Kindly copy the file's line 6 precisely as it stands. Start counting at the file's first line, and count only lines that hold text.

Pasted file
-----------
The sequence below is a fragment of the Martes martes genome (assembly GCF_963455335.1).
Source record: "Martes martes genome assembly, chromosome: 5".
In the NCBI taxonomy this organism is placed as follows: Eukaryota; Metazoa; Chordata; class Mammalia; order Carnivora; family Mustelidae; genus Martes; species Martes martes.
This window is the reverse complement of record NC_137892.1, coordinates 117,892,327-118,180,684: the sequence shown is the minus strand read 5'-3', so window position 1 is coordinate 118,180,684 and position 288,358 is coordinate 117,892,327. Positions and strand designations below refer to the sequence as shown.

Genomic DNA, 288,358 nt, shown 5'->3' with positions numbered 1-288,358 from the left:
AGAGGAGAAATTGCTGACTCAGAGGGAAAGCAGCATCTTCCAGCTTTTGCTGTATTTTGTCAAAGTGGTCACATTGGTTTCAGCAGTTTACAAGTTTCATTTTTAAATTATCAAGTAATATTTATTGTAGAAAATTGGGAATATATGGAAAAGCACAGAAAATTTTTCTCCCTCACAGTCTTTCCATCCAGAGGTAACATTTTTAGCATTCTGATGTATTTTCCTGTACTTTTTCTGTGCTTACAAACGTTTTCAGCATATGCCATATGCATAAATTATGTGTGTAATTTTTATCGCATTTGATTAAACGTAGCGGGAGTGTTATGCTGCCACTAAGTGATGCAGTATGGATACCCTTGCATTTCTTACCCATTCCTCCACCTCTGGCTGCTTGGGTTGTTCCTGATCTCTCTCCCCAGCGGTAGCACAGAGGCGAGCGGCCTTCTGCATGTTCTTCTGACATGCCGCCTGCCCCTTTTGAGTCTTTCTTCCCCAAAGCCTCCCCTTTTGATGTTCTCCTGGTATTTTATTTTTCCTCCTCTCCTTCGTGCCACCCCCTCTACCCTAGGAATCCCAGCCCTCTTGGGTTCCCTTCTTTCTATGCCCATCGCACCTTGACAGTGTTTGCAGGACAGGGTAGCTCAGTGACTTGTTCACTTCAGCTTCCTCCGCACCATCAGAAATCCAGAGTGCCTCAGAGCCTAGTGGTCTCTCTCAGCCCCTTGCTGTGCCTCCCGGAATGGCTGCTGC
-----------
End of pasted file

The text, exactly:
AGAGGAGAAATTGCTGACTCAGAGGGAAAGCAGCATCTTCCAGCTTTTGCTGTATTTTGTCAAAGTGGTCACATTGGTTTCAGCAGTTTACAAGTTTCATTTTTAAATTATCAAGTAATATTTATTGTAGAAAATTGGGAATATATGGAAAAGCACAGAAAATTTTTCTCCCTCACAGTCTTTCCATCCAGAGGTAACATTTTTAGCATTCTGATGTATTTTCCTGTACTTTTTCTGTGCTTACAAACGTTTTCAGCATATGCCATATGCATAAATTATGTGTGTAATTTTTATCGCATTTGATTAAACGTAGCGGGAGTGTTATGCTGCCACTAAGTGATGCAGTATGGATACCCTTGCATTTCTTACCCATTCCTCCACCTCTGGCTGCTTGGGTTGTTCCTGATCTCTCTCCCCAGCGGTAGCACAGAGGCGAGCGGCCTTCTGCATGTTCTTCTGACATGCCGCCTGCCCCTTTTGAGTCTTTCTTCCCCAAAGCCTCCCCTTTTGATGTTCTCCTGGTATTTTATTTTTCCTCCTCTCCTTCGTGCCACCCCCTCTACCCTAGGAATCCCAGCCCTCTTGGGTTCCCTTCTTTCTATGCCCATCGCACCTTGACAGTGTTTGCAGGACAGGGTAGCTCAGTGACTTGTTCACTTCAGCTTCCTCCGCACCATCAGAAATCCAGAGTGCCTCAGAGCCTAGTGGTCTCTCTCAGCCCCTTGCTGTGCCTCCCGGAATGGCTGCTGC